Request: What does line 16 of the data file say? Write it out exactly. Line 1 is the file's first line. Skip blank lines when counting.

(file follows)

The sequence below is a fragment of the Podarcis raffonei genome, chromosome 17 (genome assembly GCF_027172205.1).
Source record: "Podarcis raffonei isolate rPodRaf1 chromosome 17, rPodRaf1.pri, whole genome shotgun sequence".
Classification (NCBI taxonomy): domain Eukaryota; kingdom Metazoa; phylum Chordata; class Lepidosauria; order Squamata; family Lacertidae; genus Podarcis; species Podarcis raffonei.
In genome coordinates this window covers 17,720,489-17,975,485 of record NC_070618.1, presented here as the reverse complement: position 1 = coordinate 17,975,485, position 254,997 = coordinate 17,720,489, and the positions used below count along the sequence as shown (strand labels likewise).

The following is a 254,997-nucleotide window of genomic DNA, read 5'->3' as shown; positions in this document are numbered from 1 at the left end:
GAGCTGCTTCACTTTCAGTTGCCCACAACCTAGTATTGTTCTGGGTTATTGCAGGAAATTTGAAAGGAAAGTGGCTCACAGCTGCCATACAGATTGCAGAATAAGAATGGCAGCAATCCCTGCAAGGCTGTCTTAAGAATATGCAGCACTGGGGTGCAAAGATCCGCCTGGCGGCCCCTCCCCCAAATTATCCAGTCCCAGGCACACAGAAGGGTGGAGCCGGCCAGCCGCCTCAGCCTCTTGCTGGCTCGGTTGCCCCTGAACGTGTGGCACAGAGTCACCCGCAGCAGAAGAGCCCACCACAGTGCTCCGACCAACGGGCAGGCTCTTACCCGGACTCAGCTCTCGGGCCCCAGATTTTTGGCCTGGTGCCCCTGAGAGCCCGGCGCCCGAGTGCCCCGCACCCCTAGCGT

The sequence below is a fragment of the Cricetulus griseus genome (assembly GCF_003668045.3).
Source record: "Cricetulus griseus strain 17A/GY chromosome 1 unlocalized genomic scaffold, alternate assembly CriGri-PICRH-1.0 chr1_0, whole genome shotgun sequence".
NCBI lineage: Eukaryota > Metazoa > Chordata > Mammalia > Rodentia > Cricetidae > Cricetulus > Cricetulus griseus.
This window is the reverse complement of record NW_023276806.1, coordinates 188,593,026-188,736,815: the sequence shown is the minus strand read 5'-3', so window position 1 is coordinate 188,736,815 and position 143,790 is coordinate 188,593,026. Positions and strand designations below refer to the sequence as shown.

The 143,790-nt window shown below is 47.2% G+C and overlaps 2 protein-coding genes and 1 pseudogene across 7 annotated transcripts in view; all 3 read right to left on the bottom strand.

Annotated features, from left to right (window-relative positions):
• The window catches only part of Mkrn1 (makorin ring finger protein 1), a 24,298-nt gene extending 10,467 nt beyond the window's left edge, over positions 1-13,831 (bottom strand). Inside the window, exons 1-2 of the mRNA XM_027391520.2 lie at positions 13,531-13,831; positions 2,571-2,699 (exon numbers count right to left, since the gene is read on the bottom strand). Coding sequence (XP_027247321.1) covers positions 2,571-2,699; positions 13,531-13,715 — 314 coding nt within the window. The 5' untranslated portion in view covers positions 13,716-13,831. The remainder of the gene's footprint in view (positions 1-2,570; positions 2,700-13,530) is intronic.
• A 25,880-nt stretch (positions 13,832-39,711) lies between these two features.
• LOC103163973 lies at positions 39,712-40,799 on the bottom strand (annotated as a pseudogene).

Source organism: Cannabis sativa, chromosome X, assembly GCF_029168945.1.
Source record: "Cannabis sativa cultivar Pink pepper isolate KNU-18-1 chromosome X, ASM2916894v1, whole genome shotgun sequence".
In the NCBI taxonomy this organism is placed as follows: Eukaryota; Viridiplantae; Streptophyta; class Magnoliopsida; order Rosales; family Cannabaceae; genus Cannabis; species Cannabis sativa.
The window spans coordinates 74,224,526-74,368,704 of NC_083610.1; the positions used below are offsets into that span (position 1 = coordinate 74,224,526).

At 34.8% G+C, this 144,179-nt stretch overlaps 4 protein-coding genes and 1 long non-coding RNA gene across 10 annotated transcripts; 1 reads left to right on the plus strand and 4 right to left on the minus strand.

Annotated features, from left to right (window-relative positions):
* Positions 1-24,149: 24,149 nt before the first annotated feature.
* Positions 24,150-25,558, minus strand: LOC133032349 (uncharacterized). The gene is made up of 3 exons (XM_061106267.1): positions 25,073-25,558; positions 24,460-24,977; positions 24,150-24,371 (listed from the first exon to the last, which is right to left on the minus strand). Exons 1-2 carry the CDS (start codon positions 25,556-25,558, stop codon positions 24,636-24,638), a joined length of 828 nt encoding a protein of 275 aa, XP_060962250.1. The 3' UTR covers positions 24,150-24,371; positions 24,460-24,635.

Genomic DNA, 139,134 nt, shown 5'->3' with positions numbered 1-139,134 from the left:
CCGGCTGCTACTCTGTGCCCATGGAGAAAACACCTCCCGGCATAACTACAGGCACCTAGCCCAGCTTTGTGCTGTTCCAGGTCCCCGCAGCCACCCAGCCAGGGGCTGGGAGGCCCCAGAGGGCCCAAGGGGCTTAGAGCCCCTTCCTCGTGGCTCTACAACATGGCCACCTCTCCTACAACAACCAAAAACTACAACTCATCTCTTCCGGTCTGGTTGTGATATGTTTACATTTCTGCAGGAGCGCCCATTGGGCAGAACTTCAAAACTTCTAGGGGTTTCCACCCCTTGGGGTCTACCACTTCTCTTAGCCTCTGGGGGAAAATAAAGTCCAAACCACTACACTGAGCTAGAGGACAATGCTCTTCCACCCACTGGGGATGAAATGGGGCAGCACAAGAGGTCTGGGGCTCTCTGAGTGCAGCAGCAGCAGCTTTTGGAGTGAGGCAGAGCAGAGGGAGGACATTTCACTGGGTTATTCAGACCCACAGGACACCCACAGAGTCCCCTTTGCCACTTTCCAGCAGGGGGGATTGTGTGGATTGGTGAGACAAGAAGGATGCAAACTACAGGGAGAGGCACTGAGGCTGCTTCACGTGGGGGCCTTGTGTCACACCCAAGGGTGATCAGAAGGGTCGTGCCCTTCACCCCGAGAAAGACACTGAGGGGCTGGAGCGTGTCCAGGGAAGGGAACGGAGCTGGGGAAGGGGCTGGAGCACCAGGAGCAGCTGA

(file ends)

Source organism: Cannabis sativa, chromosome X, assembly GCF_029168945.1.